The Pittsburgh Pirates have also been involved in getting players to make a push for their first playoff berth since 2015.

To avoid arbitration, Pittsburgh signed Corey Dickerson to a one-year, $8.5 million contract in January. In 2018, Dickerson batted .300 for the Pirates, hitting 13 homers and driving in 55 RBI’s. Dickerson also won his first career Gold Glove award last season, and was an All-Star in 2017 while with the Rays.

Another January signing Pittsburgh reeled in to avoid arbitration was relief pitcher Keone Kela. Acquired in a trade from the Texas Rangers in July, Kela was 0-1 with a 2.93 ERA in 16 appearances for the Pirates. Kela finished five of the games he appeared in, and struck out 22 batters vs. only five walks.

Another team who was active in picking up players were the New York Mets, who finished in fourth in the NL East last season.

The Mets signed starting pitcher, Noah Syndergaard, to a one-year, $6 million deal in January to avoid arbitration. Syndergaard went 13-4 on the rubber in 2018, with a 3.03 ERA and 155 strikeouts.

Another signing the Mets made to avoid arbitration was Jacob deGrom on a one-year, $17 million contract in January. Despite only achieving a 10-9 record last season, deGrom had a 1.70 ERA, the lowest in the majors, and struck out 269 batters, taking home both the ERA Title and the Cy Young Award in 2018.

In free-agency, the Mets brought back a familiar face in relief pitcher Jeurys Familia in December on a three-year contract worth $30 million.

Familia played his first six-plus years with the Mets as their closing pitcher before being traded to the Oakland A’s in July. In 2018 with the Mets and A’s, Familia went 8-6 with a 3.13 ERA in 70 games played. Familia saved 18 games and struck out 83 batters.

Another free agent the Mets picked up was third-baseman Jed Lowrie in January to a two-year, $20-million contract.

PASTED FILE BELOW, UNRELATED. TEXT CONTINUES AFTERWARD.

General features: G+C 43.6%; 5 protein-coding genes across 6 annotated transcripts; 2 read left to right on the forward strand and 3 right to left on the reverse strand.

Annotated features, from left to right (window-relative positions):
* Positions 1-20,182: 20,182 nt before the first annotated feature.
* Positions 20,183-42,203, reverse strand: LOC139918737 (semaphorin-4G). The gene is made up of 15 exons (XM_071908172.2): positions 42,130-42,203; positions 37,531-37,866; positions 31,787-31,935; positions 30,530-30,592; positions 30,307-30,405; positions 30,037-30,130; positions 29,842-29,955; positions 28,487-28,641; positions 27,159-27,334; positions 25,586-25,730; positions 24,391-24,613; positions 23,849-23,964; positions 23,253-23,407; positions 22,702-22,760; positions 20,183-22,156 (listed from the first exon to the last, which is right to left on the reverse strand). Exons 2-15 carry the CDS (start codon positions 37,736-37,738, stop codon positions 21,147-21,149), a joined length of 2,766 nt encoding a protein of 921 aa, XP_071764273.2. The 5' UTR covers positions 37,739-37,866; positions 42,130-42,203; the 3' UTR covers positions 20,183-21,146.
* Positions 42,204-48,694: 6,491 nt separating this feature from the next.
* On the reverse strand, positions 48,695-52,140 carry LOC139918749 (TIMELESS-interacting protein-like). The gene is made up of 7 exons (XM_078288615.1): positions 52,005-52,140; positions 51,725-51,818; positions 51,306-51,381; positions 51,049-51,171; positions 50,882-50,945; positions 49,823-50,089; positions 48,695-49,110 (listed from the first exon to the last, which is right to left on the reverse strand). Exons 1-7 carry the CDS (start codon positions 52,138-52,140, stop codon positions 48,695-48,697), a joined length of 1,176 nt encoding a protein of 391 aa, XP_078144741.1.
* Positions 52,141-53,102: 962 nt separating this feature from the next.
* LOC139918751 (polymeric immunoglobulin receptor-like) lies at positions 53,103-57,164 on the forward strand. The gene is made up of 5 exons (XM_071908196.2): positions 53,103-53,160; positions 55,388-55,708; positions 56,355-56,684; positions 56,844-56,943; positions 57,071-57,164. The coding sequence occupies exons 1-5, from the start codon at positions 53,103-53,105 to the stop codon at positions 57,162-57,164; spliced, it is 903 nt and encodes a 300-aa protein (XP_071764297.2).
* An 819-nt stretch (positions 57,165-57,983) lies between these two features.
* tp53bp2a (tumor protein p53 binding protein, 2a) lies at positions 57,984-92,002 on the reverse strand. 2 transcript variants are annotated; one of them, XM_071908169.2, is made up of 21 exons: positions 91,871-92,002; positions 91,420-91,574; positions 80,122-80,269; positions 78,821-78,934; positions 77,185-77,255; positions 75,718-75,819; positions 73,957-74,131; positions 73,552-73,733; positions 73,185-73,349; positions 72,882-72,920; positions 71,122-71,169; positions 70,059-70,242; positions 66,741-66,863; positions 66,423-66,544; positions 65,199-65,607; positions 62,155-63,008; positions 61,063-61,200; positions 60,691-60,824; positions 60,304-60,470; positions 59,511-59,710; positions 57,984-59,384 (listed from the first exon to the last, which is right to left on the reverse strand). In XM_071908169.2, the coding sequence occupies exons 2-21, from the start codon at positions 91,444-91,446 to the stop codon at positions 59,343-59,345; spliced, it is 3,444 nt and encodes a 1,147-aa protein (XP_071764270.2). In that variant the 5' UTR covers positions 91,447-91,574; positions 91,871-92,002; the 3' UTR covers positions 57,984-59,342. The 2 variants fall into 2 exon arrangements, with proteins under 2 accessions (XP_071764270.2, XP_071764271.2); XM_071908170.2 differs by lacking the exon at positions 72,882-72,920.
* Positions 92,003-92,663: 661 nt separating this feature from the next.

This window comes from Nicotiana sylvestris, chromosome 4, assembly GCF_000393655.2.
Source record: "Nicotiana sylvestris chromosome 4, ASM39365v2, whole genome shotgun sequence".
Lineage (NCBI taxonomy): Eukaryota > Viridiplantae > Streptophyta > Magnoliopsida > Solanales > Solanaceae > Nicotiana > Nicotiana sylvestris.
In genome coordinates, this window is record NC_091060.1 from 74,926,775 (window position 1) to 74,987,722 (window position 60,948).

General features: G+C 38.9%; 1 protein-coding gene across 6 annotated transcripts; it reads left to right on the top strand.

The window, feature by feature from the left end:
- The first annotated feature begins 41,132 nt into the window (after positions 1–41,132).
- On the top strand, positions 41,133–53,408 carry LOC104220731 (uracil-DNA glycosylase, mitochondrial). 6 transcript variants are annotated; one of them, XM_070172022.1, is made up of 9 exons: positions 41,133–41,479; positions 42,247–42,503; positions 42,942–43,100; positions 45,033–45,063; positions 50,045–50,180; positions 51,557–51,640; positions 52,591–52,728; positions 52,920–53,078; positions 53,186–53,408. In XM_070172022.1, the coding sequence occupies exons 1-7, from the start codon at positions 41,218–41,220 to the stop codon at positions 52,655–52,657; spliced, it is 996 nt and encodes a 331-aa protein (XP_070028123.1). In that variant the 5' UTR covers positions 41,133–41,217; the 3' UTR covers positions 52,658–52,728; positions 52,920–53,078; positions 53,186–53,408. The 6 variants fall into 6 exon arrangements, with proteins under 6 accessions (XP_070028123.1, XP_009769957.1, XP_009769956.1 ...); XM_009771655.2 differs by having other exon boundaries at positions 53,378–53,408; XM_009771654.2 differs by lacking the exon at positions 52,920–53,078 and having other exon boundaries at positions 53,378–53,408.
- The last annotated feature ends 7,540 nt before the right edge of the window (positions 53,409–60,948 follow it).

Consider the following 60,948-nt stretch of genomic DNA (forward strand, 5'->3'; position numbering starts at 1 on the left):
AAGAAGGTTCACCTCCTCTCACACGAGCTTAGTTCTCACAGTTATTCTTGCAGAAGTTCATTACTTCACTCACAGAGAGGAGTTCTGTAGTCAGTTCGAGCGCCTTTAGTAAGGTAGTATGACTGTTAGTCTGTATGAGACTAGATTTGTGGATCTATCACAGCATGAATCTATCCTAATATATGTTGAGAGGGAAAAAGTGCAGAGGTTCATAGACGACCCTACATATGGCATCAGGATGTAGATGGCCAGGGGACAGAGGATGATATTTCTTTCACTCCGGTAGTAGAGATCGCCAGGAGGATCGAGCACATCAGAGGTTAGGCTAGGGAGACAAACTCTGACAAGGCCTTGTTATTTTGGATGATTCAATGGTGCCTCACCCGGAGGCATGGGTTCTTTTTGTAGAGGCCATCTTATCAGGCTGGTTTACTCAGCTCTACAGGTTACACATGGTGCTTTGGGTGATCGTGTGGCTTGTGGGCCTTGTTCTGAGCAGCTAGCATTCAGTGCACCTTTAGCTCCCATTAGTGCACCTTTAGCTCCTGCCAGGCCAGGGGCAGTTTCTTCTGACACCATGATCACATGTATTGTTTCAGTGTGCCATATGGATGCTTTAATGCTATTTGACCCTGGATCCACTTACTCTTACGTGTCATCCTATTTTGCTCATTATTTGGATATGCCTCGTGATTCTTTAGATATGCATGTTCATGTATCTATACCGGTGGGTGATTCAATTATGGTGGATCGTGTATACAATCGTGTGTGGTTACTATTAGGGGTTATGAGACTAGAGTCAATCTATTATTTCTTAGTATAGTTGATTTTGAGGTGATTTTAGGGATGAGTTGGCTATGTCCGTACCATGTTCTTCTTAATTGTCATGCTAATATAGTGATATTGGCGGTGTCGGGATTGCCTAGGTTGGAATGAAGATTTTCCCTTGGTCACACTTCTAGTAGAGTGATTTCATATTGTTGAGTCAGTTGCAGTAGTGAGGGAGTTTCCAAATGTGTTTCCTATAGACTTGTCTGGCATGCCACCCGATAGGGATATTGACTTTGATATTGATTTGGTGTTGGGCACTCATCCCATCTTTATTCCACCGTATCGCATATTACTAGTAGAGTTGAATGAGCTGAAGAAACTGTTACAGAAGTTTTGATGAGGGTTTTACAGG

Lowrie went to his first career All-Star Game with the Oakland A’s in 2018, and finished the season batting .267, hitting a career-high 23 long-balls, and drove in a career-high 99 RBI’s.

The two other big-name players the Mets picked up in December were closing pitcher Edwin Diaz and second baseman, Robinson Cano,  in a trade with the Mariners.

Cano batted .303 in 2018, hitting 10 home-runs and 50 RBI’s. Cano, however, was slapped with an 80-game suspension in May for violating the MLB’s PED Policy.

For Seattle’s bullpen last season, Diaz led the league with 57 saves in 73 games played. Diaz also had a 1.96 ERA, walked only 17 batters while striking out 124.

The MLB regular season will start on Mar. 28, except for the Oakland A’s and Seattle Mariners who open in Japan today.

Make it easy to keep up to date with more stories like this. Download the WNY News Now mobile app on the Apple App Store and Google Play Store.

 

Have a news tip? Email newsdesk@WNYNewsNow.com, send us a message on Facebook, or Twitter.

WNY News Now encourages an open exchange of opinions and ideas on our stories, however, we ask everyone to follow our comment policy.

Be the first to comment

Leave a Reply

Your email address will not be published.


*


This site uses Akismet to reduce spam. Learn how your comment data is processed.